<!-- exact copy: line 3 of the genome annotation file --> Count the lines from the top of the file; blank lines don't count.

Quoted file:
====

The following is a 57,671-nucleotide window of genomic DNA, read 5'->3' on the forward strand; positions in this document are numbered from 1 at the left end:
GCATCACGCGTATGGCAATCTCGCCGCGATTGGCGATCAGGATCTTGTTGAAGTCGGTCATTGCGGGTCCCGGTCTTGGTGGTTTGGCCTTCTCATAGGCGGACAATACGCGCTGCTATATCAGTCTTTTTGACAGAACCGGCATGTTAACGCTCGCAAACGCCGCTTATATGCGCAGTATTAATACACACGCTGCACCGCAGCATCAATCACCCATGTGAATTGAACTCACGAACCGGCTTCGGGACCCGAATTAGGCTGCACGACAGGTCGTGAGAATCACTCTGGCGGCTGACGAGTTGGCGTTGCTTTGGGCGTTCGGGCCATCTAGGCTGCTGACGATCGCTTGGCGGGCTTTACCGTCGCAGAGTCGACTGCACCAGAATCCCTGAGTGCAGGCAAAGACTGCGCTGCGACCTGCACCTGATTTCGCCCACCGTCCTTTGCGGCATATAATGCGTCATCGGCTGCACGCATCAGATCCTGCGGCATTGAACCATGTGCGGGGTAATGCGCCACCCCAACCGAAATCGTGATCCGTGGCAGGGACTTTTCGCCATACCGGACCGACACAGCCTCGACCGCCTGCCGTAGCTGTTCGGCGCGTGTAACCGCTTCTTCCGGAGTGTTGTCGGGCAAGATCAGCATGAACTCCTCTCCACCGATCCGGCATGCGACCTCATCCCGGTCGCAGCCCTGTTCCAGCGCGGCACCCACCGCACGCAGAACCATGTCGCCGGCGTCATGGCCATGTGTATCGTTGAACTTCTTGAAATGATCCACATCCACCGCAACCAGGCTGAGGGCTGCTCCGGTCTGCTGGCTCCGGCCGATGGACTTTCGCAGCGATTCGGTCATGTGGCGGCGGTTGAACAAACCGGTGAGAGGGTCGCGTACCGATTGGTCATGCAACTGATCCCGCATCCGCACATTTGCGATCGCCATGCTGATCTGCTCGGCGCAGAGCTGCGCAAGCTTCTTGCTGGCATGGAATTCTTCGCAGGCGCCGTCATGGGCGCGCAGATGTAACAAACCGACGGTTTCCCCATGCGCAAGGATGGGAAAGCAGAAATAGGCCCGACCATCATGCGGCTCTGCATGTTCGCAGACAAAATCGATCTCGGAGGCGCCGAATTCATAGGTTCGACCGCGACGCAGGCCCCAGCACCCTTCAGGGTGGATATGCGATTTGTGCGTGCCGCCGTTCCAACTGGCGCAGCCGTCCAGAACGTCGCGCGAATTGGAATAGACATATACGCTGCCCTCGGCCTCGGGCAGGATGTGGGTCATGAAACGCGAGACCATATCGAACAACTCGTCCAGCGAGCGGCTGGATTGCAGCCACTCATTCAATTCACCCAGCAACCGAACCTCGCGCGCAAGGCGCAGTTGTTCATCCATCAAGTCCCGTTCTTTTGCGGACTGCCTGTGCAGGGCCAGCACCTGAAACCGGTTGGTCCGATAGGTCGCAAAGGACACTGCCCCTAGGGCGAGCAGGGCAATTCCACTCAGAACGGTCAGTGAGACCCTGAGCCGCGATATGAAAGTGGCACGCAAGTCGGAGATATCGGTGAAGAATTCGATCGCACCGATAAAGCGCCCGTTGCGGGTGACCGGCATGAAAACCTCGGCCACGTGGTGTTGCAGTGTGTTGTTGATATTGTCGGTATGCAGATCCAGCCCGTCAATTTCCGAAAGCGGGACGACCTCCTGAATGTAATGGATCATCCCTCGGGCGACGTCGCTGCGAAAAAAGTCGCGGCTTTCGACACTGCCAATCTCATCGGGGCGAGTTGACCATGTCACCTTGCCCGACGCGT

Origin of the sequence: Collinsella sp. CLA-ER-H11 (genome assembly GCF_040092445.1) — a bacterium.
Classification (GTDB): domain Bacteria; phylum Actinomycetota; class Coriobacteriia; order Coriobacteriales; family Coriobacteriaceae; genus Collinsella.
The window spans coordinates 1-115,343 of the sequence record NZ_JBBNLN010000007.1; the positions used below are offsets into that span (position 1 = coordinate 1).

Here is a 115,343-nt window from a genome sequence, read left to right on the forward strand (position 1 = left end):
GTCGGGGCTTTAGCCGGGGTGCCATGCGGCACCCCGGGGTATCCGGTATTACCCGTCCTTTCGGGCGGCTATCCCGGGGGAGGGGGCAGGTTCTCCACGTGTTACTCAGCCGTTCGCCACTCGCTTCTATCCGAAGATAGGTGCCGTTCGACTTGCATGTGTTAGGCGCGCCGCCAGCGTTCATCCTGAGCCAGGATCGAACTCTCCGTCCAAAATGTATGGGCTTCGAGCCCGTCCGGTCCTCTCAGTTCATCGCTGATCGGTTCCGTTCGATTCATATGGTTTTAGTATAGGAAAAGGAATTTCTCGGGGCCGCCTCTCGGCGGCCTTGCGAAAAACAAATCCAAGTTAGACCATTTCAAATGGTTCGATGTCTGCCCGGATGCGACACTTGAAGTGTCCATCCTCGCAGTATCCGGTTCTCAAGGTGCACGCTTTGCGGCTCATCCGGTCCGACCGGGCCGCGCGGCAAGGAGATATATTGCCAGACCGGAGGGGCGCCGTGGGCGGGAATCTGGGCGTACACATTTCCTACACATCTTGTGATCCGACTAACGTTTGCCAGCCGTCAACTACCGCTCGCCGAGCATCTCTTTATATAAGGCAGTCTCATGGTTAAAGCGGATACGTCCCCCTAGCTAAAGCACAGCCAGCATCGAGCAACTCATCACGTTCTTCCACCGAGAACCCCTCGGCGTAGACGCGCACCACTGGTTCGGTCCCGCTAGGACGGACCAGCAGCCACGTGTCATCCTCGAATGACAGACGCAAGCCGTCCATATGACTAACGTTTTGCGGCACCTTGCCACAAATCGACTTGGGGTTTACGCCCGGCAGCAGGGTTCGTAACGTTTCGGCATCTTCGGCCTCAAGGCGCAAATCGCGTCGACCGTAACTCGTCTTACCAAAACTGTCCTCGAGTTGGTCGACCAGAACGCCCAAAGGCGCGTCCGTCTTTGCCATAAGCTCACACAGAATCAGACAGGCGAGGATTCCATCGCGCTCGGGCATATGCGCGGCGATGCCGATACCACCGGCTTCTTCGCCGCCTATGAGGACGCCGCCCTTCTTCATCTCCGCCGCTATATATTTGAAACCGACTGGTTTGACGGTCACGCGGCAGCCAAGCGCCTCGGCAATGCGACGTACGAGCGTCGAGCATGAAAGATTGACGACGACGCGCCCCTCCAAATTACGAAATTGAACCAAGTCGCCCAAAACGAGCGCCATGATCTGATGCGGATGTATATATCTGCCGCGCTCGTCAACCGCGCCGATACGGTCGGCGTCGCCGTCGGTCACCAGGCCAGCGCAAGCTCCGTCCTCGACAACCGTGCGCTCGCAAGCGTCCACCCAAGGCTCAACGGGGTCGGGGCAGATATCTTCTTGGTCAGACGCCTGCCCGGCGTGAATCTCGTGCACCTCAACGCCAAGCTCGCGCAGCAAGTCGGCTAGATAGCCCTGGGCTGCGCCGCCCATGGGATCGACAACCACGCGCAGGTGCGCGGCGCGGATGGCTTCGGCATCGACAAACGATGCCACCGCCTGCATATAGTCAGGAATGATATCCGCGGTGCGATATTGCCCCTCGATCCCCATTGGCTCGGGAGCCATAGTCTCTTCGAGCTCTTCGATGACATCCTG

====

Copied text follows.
Origin of the sequence: Collinsella sp. CLA-ER-H11 (genome assembly GCF_040092445.1) — a bacterium.